Calendar anomalies : evidence from six emerging markets
1University of Oulu, Oulu Business School, Department of Finance, Finance
|Online Access:||PDF Full Text (PDF, 1.4 MB)|
|Persistent link:|| http://urn.fi/URN:NBN:fi:oulu-202110159141
Oulu : A. Haataja,
|Publish Date:|| 2021-10-15
|Thesis type:||Master's thesis
This study aims to examine the presence of three well-documented calendar anomalies: The January/monthly, turn-of-the-month and day-of-the-week effect. These anomalies refer to systematic variations of financial asset returns during certain times of the week, month, or year. Throughout decades, these stock return regularities have been considered as decisive counterexamples that deviate from efficient market hypothesis due to potential trading strategies that generate abnormal returns based on such seasonal variations.
Most explanations on the appearance of calendar anomalies are related to behavioural finance framework. Thus, investors might base their investment decisions on behavioural characteristics such as overconfidence and loss avoidance. However, recent research suggests that seasonal effects are disappearing in stock markets. The disappearance of calendar anomalies is a result of market learning, and therefore the exploitation of stock return seasonality has become less prominent. Based on the market efficiency theory, behavioural anomalies should be arbitraged away in the long run when investors begin exploiting them (Fama, 1998).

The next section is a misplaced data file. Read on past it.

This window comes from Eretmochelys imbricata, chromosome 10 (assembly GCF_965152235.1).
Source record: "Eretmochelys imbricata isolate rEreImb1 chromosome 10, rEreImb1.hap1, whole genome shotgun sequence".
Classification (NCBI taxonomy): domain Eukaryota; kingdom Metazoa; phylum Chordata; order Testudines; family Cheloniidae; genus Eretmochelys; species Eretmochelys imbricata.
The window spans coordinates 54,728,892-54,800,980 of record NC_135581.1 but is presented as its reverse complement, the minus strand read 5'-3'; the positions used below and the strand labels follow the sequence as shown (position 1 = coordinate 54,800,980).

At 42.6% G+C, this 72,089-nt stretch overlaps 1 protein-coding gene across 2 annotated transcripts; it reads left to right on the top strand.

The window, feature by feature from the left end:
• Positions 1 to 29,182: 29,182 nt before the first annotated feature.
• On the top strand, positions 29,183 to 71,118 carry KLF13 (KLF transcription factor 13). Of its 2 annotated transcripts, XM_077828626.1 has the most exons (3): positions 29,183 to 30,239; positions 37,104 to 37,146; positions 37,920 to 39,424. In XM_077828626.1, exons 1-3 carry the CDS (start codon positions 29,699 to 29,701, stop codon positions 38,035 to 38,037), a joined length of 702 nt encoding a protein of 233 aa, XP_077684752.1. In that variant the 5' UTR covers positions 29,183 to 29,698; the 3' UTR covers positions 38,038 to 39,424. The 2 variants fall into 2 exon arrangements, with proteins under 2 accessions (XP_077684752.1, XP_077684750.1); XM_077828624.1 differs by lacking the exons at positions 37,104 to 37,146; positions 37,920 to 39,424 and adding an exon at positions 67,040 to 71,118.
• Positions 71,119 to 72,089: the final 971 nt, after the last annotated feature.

This thesis aims to examine the behavior of stock return seasonality in six emerging market exchanges during the period of January 2005 through December 2020. Since numerous emerging market exchanges are open for foreign investors and they have experienced a rapid growth in recent years, the interest of observable anomalies is highlighted. The widely popular January/monthly, turn-of-the-month and day-of-the-week effects are estimated with the commonly used dummy variable regression model. In addition, all three are estimated with the GARCH framework by incorporating volatility clustering and asymmetric responses of return volatility.
The OLS results show that the turn-of-the-month effect is statistically significant in Prague, Budapest, and Malaysian stock exchanges. The effect is also significant based on the GARCH regression results. Moreover, based on the OLS results, a weekend effect is found in the Malaysian stock exchange, where Friday returns are significantly high, and Monday returns significantly low. Under the GARCH framework, a January effect is found only in the Prague stock exchange. This indicates that the anomaly has most likely disappeared. Furthermore, the GARCH regression results exhibit positive Monday effects for Prague, Warsaw, and Johannesburg exchanges. Thus, the mixed results of the January/monthly effect and the day-of-the-effect indicate that they are sensible to the choice of error distribution, and generalizations of their existence cannot be made. However, the asymmetric GARCH models exhibit similar results by accounting the volatility dynamics to a greater extend. Thus, seasonality in the examined emerging market returns is present.
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